What Can You Do To Raise Awareness?
One in eight American women will be diagnosed with breast cancer in her lifetime. This sobering fact is a reminder that breast cancer is a disease that affects everyone. Most of us have a relative, friend, colleague, or mentor who is a breast cancer survivor. And breast cancer doesn’t just affect women. The National Breast Cancer Foundation estimates that this year, 530 men will die of breast cancer. Many people with relatives who died of breast cancer spend years worrying that they might be genetically predisposed to this frightening disease.
The importance of breast cancer awareness
Fortunately, there is a silver lining to these frightening statistics. When breast cancer is detected early, before it has spread to other bodily systems, breast cancer patients have a 99% five year survival rate. This means that detecting breast cancer early is the best way to ensure that people suffering from breast cancer have the best survival rates possible. In order to detect breast cancer as early as possible in as many patients as possible, there are a few steps that we need to take culturally. We need to create public breast cancer awareness campaigns that spread breast cancer awareness facts, and we need to make sure people are monitoring their own bodies for signs of breast cancer. In this article, I outline a few things that you can do to make sure you are helping us take these two cultural steps
- Start with the facts
Knowledge is power, and presenting your co-workers with some of the most important breast cancer awareness facts can be a great start to any campaign, no matter how big or small. The CDC can be a great place to start your fact-finding mission, as is the National Breast Cancer Foundation. These facts could take the form of a presentation, a poster, or a flyer that you hand out to your co-workers. Just remember, your goal is to educate, not frighten. Many of your co-workers might already be worried about breast cancer, so you need to focus your facts on what people can do to protect themselves, rather than how likely they are to contract the condition.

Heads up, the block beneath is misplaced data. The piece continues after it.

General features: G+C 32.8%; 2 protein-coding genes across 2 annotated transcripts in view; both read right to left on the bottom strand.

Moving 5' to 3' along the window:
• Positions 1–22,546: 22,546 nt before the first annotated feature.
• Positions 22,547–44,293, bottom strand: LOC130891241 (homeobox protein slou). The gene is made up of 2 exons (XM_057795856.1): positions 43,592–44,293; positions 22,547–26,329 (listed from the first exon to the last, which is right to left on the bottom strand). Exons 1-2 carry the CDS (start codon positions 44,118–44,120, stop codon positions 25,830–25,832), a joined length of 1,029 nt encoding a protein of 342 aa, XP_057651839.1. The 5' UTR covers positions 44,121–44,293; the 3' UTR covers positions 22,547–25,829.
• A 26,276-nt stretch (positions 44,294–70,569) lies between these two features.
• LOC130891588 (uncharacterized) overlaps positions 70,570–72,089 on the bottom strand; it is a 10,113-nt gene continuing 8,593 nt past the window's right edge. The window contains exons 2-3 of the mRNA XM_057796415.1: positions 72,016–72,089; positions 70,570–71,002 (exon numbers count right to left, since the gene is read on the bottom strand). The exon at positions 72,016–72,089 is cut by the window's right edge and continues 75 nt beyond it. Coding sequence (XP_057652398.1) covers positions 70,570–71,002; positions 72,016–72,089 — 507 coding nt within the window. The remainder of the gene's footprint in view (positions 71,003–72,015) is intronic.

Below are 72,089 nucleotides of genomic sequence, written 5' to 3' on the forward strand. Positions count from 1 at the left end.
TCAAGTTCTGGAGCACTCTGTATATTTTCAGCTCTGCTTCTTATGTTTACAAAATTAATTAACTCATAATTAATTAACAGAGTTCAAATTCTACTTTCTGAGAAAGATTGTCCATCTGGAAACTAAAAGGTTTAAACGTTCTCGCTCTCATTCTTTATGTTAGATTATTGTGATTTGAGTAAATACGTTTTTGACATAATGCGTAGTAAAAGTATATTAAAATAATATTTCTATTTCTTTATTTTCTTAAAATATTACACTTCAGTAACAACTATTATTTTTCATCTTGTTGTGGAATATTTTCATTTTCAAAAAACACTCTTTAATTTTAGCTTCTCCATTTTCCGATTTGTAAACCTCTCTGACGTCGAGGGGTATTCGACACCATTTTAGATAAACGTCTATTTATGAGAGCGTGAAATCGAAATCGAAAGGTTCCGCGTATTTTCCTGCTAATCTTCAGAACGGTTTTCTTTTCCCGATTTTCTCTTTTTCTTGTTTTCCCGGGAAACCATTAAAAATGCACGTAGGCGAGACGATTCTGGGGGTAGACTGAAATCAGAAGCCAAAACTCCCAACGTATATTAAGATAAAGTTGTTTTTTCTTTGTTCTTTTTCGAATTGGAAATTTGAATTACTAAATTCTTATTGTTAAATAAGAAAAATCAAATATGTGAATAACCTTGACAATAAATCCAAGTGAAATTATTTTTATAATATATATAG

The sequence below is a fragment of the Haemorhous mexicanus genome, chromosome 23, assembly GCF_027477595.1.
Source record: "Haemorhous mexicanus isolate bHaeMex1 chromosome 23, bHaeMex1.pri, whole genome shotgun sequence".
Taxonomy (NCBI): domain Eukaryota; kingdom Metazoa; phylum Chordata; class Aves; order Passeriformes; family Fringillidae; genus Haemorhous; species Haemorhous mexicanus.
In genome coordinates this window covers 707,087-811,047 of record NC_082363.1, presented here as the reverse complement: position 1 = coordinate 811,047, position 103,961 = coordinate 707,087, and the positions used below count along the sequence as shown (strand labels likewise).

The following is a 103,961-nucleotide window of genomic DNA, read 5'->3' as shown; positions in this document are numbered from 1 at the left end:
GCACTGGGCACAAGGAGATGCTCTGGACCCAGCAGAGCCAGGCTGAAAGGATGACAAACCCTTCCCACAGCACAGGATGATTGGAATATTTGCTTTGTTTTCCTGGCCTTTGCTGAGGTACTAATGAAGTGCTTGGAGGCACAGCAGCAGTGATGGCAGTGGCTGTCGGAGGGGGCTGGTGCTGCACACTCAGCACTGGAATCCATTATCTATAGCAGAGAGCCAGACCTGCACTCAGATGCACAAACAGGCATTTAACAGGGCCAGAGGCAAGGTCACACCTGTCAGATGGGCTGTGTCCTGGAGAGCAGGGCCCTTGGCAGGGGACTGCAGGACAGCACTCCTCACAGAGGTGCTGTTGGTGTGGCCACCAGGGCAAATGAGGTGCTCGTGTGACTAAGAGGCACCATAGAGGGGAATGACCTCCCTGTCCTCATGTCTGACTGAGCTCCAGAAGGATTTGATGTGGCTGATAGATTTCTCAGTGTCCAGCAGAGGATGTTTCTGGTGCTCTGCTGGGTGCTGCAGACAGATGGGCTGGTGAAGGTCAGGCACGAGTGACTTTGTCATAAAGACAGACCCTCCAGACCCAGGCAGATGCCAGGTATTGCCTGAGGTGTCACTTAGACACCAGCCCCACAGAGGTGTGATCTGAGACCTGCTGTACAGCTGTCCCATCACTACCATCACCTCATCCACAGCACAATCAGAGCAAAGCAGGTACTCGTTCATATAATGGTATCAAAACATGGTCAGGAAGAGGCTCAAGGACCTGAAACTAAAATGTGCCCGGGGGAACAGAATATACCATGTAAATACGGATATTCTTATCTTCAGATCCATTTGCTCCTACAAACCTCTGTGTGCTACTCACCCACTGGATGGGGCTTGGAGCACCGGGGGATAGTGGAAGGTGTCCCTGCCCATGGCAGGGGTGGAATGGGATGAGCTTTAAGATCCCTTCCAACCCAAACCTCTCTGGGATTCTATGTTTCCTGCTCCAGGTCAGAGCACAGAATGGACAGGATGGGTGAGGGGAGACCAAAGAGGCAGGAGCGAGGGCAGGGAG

2. Teach people to perform self-exams
Although going in to a doctor to get a mammogram is the best way to protect yourself from breast cancer, self-exams are also very important. Bring a nurse, doctor, health educator, or breast cancer expert into the office to teach your co-workers how to screen themselves for breast cancer. Remember, this can be an uncomfortable topic for some people, so make sure your expert is someone who is capable of talking about it in a professional, medical manner.
3. Create a shame-free environment to talk about risk factors
Your awareness campaign should include some discussion about breast cancer risk factors. Most people who contract breast cancer are women of 50 years or older; however, inherited genetic mutations, reproductive history, a sedentary lifestyle, and drinking alcohol, all predispose people to breast cancer. When presenting these risk factors, it is important to be very careful about how you discuss them. Some presentations about risk factors can actually be detrimental because they make the participants feel as though it is their fault if they are diagnosed with breast cancer.
When creating a presentation, be sure that your participants do not feel called out for any of the behaviors that might predispose them to breast cancer, rather, you want to create a presentation focused on the resources that are available for people with these risks factors. Examples of these resources include: providing information about genetic testing for people with breast cancer in their family, providing contact information for Alcoholics Anonymous for people who want to quit drinking, and providing information about affordable exercise groups for people who want to become more active.
4. Host a breast cancer screening clinic
Awareness is important, but it can also be tough for some people to take the time to get screened for breast cancer, even if they believe they might be at a higher risk. Your company could hire a mobile mammography van that could come to the workplace and provide screening services for any workers who might need them. This is a great step your company can take that will make a huge difference for your workers because many people do not get breast cancer screenings simply because they do not have the time or resources—not because they do not want to.
A few words…
I’ve known many women in my life that have had breast cancer, some who sadly are no longer alive. Cancer can strike anyone, we know this. But what most don’t know, or believe, is that when the cancer is detected early there is a much better chance of survival. Educate your friends, family, and co-workers – use the tips we provided above. Helping to raise breast cancer awareness can remind women to protect themselves and let everyone know that you stand together with breast cancer survivors. For more information visit https://www.nationalbreastcancer.org